IETF-96 Proceedings

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IP Wireless Access in Vehicular Environments (ipwave) (WG)

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Additional information is available at tools.ietf.org/wg/ipwave

Chair(s):

Internet Area Area Director(s):

Assigned Area Director



Recordings:

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Meeting Slides:

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No Request for Comments

Charter (as of 2016-09-08):

Automobiles and vehicles of all types are increasingly connected to
the Internet. Comfort-enhancing entertainment applications, road
safety applications using bidirectional data flows, and connected
automated driving are but a few new features expected in automobiles
to hit the roads from now to year 2020.

Today, there are several deployed Vehicle-to-Internet technologies
(V2Internet) that make use of embedded Internet modules, or through
driver's cellular smartphone: mirrorlink, carplay, android auto.
However, Vehicle-to-Vehicle (V2V) and Vehicle-to-Infrastructure (V2I,
not to be mistaken with V2Internet) communications are still being
developed.

Some vehicle and infrastructure communications will use IP and
others will not. Multiple applications need to share one data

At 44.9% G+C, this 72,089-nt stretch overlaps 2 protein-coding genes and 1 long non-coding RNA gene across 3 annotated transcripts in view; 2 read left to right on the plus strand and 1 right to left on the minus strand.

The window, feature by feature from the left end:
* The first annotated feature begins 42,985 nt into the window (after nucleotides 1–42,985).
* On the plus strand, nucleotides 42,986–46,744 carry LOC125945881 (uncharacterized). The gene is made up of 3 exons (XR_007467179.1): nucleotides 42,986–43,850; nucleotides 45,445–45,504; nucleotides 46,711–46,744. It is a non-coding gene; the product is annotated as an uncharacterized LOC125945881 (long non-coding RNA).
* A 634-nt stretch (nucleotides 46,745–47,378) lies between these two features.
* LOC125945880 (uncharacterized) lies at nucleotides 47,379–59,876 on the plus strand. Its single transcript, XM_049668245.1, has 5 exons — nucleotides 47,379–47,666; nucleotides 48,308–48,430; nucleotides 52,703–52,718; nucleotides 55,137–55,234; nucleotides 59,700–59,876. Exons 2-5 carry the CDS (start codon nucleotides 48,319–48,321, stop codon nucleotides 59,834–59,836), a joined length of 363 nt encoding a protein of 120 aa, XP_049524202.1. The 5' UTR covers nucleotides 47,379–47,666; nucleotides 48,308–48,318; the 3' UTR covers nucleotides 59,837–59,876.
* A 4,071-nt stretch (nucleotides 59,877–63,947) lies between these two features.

link, including non-IP-based protocols sharing the data link with
IP-based protocols.

This group will work on V2V and V2I use-cases where IP is well-suited
as a networking technology, supporting also applications that involve
exchanges of safety-related messages between vehicles and
infrastructure if necessary.

This group will develop IP-based protocols to establish direct and
secure connectivity between a vehicle, which is often comprised of
moving networks, and other vehicles and stationary systems. Some
communications will be extremely short lived, but others will last for
many hours or days.

Moving network to nearby moving or fixed network communications may
involve various kinds of link layers: 802.11-OCB (Outside the Context
of a Basic Service Set, also called 802.11p), 802.15.4 with 6lowpan,
802.11ad, VLC (Visible Light Communications), IrDA, LTE-D, LP-WAN. One
of the most used link layers for vehicular networks is IEEE 802.11-OCB,
as a basis for DSRC. However, IPv6 on 802.11-OCB is not yet defined.

The group will work only on IPv6 solutions.

The group will leverage on technologies for Internet of Things (IoT)
which are developed in other IETF and IRTF efforts: 6lo WG, LP-WAN WG,
and T2T RG. Co-existence with techniques of infrastructure mobility
management will be coordinated with the DMM WG, LISP WG, and other
mobility solutions.

The group will coordinate with IEEE 802.11. Other SDOs interested
in this work include ISO/TC204, ETSI TC ITS, 3GPP, and NHTSA.

This group will not work on V2V or V2I use-cases where IP is not
well-suited. Without re-chartering, this group will not work on
Delay-Tolerant Networking nor on Information-Centric Networking.

If the group is successful in accomplishing its first goals, then it
can be rechartered to work on other things (examples include but are
not limited to: a 1-hop mechanism of IP prefix exchange between moving
networks, an n-hop extension, naming for moving networks;
generalization for trains, air, unmanned and space use-cases).